MCom alumnus appointed as presidential special investment envoy

Posted on May 21, 2018

Phumzile Langeni, Executive Chairperson of Afropulse Group and an alumnus of UP’s Faculty of Economic and Management Sciences, was selected and appointed by President Cyril Ramaphosa to be a member of the four-person team to assist in raising R1,4 trillion foreign direct investment for South Africa.

The team, consisting of Ms Langeni along with Trevor Manuel, former Minister of Finance, Mcebisi Jonas, former Deputy Minister of Finance and Jacko Maree, the sitting Chairperson of Liberty Holdings and former CEO of Standard Bank, is tasked with raising $100 billion over the next five years. The capital raise, which must include both local investment and foreign direct investments, is seen as a necessary intervention to unleash South Africa’s economic growth, which should underpin job creation and a sustainable economy.

Ms Langeni explained that the President sought recommendations of people who could be tasked to raise funds and hers was one of the names he received. 'It is a humbling honour to be entrusted with such a momentous task. There is a lot for us to do; with that said, it is an exciting opportunity to act as an ambassador and carry South Africa’s message and aspirations,' she said.

The four presidential special investment envoys have been tasked to raise funds across major financial markets, including the Americas (North and South), Europe, Asia (China, India, Hong Kong amongst others) as well as the rest of the African continent. The work of the envoys will be coordinated by Ms Trudi Makhaya, the President’s Economic Advisor.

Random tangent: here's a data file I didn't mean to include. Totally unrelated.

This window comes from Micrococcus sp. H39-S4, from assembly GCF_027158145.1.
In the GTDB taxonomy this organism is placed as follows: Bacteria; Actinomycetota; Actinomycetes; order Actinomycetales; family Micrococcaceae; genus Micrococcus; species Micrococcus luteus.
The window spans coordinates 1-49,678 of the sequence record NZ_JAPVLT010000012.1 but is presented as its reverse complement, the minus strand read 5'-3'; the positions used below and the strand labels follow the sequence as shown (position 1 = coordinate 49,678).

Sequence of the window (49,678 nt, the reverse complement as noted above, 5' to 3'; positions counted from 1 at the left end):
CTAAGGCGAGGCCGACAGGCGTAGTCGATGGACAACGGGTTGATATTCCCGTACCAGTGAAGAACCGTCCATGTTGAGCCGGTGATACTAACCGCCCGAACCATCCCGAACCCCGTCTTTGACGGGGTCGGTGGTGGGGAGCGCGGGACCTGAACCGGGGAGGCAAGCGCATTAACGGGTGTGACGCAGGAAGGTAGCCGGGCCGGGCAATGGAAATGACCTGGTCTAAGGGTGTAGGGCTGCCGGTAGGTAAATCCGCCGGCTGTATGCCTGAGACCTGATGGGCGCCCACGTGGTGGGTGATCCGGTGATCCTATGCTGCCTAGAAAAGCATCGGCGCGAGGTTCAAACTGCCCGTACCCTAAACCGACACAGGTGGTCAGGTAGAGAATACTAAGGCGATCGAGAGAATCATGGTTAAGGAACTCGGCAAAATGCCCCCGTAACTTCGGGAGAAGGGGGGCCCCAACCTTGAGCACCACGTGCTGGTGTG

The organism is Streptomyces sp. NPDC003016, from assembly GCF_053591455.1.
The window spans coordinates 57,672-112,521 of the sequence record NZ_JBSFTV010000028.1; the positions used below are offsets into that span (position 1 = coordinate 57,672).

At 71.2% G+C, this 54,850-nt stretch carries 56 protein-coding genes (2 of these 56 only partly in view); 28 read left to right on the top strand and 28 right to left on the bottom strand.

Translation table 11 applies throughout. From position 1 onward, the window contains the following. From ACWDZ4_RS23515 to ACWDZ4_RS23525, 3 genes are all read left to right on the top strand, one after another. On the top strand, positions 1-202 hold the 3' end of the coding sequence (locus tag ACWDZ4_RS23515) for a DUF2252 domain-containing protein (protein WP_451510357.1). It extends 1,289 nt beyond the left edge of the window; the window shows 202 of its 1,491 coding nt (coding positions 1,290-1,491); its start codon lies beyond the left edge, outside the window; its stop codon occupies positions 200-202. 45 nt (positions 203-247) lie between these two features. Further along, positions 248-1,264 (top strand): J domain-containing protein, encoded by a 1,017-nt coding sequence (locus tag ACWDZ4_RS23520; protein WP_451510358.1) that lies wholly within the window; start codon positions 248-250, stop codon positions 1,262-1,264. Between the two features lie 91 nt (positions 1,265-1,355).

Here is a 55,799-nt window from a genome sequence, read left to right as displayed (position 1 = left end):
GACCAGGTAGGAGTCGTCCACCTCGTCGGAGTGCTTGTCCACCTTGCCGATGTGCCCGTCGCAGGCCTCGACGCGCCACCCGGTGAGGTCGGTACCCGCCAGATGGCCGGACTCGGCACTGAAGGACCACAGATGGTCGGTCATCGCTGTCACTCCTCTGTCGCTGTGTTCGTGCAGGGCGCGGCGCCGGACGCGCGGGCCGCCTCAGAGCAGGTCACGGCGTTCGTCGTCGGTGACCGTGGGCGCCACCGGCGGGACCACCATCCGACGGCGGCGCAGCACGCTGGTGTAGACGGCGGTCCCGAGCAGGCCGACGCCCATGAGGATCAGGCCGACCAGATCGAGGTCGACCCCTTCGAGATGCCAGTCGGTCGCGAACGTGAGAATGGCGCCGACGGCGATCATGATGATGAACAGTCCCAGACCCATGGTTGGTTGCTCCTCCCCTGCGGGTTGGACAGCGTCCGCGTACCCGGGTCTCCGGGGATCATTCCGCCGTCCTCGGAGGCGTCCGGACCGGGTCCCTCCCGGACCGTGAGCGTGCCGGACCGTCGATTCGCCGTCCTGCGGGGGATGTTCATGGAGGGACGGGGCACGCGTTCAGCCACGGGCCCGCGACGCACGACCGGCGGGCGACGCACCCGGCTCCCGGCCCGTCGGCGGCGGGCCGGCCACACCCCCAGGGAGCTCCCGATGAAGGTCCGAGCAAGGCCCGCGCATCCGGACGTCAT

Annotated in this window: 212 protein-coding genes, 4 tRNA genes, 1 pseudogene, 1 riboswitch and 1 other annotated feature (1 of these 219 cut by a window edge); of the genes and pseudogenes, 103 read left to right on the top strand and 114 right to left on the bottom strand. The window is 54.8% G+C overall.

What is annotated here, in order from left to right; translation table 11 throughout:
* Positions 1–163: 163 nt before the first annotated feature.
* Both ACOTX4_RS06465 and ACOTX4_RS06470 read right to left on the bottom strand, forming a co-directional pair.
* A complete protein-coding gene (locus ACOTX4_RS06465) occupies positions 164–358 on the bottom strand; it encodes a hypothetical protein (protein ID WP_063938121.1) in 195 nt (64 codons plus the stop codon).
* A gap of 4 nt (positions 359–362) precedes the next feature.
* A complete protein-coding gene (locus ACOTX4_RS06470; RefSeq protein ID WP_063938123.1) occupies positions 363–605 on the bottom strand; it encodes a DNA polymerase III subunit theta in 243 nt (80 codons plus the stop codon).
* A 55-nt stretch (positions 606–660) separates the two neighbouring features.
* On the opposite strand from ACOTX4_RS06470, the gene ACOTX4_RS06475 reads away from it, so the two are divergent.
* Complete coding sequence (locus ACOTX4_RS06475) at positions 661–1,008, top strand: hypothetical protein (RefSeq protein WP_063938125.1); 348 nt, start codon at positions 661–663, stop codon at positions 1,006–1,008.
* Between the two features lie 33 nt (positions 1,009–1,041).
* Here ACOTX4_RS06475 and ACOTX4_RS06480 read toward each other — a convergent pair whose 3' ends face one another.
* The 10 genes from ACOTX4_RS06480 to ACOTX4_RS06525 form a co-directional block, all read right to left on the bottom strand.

Ms Langeni completed her master’s degree study under the supervision of Prof Derick de Jongh, Director of the Albert Luthuli Centre for Responsible Ledership, and received her MCom degree at UP’s Autumn Graduation Ceremony in April 2018. Her dissertation examined the value of corporate governance by comparing the perceived value of King III and King II. The introduction in 1994 of King I, South Africa’s first corporate governance code, was not only a new milestone in business practice, but a recognition of the need to establish and support new practices that were a reflection of the new democracy.

Since then, three subsequent King Codes have appeared: King II, IIII and very recently King IV. This dissertation, which reported that King II was perceived to have added greater value than King III, was undertaken to investigate factors or circumstances that might explain the perceived decrease in the value of King III compared with that of King II in more detail. 

The study also aimed to explore the participants’ perception of the value of corporate governance. The findings were wide ranging. Participants overwhelmingly endorsed the value of the King Codes to corporate governance in South Africa and elsewhere. They also warned against the danger of compliance with future codes becoming onerous, or too much of a tick-box exercise.

- Author Petronel Fourie

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